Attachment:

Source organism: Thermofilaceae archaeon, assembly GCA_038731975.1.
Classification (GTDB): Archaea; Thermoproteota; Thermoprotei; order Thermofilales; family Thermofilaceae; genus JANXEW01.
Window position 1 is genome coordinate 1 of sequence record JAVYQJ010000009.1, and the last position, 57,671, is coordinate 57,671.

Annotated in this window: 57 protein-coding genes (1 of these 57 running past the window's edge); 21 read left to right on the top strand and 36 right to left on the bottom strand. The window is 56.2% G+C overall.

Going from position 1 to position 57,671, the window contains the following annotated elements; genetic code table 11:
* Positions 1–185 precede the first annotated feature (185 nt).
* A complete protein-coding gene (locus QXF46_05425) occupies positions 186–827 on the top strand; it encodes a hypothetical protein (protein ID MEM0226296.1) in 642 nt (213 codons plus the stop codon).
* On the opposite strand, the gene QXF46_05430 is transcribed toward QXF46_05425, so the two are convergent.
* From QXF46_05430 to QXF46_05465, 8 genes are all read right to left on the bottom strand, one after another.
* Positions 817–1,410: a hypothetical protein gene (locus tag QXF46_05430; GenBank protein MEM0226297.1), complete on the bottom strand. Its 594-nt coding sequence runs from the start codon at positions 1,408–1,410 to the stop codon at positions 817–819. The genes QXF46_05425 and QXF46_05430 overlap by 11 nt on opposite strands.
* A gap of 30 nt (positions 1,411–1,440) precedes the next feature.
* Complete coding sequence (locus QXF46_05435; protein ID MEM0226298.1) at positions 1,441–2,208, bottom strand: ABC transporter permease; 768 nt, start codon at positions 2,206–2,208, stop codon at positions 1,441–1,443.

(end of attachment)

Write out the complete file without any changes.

Source organism: Thermofilaceae archaeon, assembly GCA_038731975.1.
Classification (GTDB): Archaea; Thermoproteota; Thermoprotei; order Thermofilales; family Thermofilaceae; genus JANXEW01.
Window position 1 is genome coordinate 1 of sequence record JAVYQJ010000009.1, and the last position, 57,671, is coordinate 57,671.

Annotated in this window: 57 protein-coding genes (1 of these 57 running past the window's edge); 21 read left to right on the top strand and 36 right to left on the bottom strand. The window is 56.2% G+C overall.

Going from position 1 to position 57,671, the window contains the following annotated elements; genetic code table 11:
* Positions 1–185 precede the first annotated feature (185 nt).
* A complete protein-coding gene (locus QXF46_05425) occupies positions 186–827 on the top strand; it encodes a hypothetical protein (protein ID MEM0226296.1) in 642 nt (213 codons plus the stop codon).
* On the opposite strand, the gene QXF46_05430 is transcribed toward QXF46_05425, so the two are convergent.
* From QXF46_05430 to QXF46_05465, 8 genes are all read right to left on the bottom strand, one after another.
* Positions 817–1,410: a hypothetical protein gene (locus tag QXF46_05430; GenBank protein MEM0226297.1), complete on the bottom strand. Its 594-nt coding sequence runs from the start codon at positions 1,408–1,410 to the stop codon at positions 817–819. The genes QXF46_05425 and QXF46_05430 overlap by 11 nt on opposite strands.
* A gap of 30 nt (positions 1,411–1,440) precedes the next feature.
* Complete coding sequence (locus QXF46_05435; protein ID MEM0226298.1) at positions 1,441–2,208, bottom strand: ABC transporter permease; 768 nt, start codon at positions 2,206–2,208, stop codon at positions 1,441–1,443.